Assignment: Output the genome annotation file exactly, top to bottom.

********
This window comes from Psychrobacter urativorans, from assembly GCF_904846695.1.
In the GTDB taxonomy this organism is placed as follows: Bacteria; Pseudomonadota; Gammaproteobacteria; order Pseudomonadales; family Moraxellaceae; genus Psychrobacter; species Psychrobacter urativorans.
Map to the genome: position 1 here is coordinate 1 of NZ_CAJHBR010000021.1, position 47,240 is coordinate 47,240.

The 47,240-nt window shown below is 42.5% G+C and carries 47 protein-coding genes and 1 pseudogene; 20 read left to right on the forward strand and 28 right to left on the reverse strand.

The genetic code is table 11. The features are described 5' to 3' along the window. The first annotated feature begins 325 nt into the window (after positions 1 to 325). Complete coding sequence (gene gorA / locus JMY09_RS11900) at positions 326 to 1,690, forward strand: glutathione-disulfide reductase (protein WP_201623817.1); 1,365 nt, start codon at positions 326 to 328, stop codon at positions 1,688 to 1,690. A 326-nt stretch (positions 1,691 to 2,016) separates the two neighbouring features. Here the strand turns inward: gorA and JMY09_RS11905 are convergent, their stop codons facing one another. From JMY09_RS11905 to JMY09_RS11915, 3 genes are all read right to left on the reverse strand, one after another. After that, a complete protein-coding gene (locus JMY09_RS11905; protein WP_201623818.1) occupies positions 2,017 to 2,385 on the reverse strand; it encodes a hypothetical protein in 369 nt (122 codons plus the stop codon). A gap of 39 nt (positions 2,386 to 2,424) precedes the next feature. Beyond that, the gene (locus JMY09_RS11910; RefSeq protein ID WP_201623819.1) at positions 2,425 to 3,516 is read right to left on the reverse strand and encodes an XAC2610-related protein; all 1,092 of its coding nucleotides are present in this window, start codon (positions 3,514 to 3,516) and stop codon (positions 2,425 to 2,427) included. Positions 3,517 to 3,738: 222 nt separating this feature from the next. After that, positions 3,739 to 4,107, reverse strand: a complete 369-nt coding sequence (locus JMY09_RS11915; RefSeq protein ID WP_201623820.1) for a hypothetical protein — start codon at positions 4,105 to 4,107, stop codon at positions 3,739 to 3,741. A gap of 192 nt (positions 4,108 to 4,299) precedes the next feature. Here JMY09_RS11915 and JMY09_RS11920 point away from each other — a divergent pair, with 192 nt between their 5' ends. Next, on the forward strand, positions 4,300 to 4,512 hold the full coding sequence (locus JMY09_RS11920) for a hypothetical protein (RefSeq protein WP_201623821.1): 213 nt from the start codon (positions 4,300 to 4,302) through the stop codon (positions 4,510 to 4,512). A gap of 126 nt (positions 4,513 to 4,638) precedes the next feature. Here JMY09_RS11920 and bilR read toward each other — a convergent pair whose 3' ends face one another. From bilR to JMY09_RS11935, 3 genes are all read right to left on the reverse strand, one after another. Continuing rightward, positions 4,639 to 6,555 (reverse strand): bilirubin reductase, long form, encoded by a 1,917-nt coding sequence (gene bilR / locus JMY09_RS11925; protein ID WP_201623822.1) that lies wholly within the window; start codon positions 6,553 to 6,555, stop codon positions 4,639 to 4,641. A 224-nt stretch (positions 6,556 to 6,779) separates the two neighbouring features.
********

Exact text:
This window comes from Psychrobacter urativorans, from assembly GCF_904846695.1.
In the GTDB taxonomy this organism is placed as follows: Bacteria; Pseudomonadota; Gammaproteobacteria; order Pseudomonadales; family Moraxellaceae; genus Psychrobacter; species Psychrobacter urativorans.
Map to the genome: position 1 here is coordinate 1 of NZ_CAJHBR010000021.1, position 47,240 is coordinate 47,240.

The 47,240-nt window shown below is 42.5% G+C and carries 47 protein-coding genes and 1 pseudogene; 20 read left to right on the forward strand and 28 right to left on the reverse strand.

The genetic code is table 11. The features are described 5' to 3' along the window. The first annotated feature begins 325 nt into the window (after positions 1 to 325). Complete coding sequence (gene gorA / locus JMY09_RS11900) at positions 326 to 1,690, forward strand: glutathione-disulfide reductase (protein WP_201623817.1); 1,365 nt, start codon at positions 326 to 328, stop codon at positions 1,688 to 1,690. A 326-nt stretch (positions 1,691 to 2,016) separates the two neighbouring features. Here the strand turns inward: gorA and JMY09_RS11905 are convergent, their stop codons facing one another. From JMY09_RS11905 to JMY09_RS11915, 3 genes are all read right to left on the reverse strand, one after another. After that, a complete protein-coding gene (locus JMY09_RS11905; protein WP_201623818.1) occupies positions 2,017 to 2,385 on the reverse strand; it encodes a hypothetical protein in 369 nt (122 codons plus the stop codon). A gap of 39 nt (positions 2,386 to 2,424) precedes the next feature. Beyond that, the gene (locus JMY09_RS11910; RefSeq protein ID WP_201623819.1) at positions 2,425 to 3,516 is read right to left on the reverse strand and encodes an XAC2610-related protein; all 1,092 of its coding nucleotides are present in this window, start codon (positions 3,514 to 3,516) and stop codon (positions 2,425 to 2,427) included. Positions 3,517 to 3,738: 222 nt separating this feature from the next. After that, positions 3,739 to 4,107, reverse strand: a complete 369-nt coding sequence (locus JMY09_RS11915; RefSeq protein ID WP_201623820.1) for a hypothetical protein — start codon at positions 4,105 to 4,107, stop codon at positions 3,739 to 3,741. A gap of 192 nt (positions 4,108 to 4,299) precedes the next feature. Here JMY09_RS11915 and JMY09_RS11920 point away from each other — a divergent pair, with 192 nt between their 5' ends. Next, on the forward strand, positions 4,300 to 4,512 hold the full coding sequence (locus JMY09_RS11920) for a hypothetical protein (RefSeq protein WP_201623821.1): 213 nt from the start codon (positions 4,300 to 4,302) through the stop codon (positions 4,510 to 4,512). A gap of 126 nt (positions 4,513 to 4,638) precedes the next feature. Here JMY09_RS11920 and bilR read toward each other — a convergent pair whose 3' ends face one another. From bilR to JMY09_RS11935, 3 genes are all read right to left on the reverse strand, one after another. Continuing rightward, positions 4,639 to 6,555 (reverse strand): bilirubin reductase, long form, encoded by a 1,917-nt coding sequence (gene bilR / locus JMY09_RS11925; protein ID WP_201623822.1) that lies wholly within the window; start codon positions 6,553 to 6,555, stop codon positions 4,639 to 4,641. A 224-nt stretch (positions 6,556 to 6,779) separates the two neighbouring features.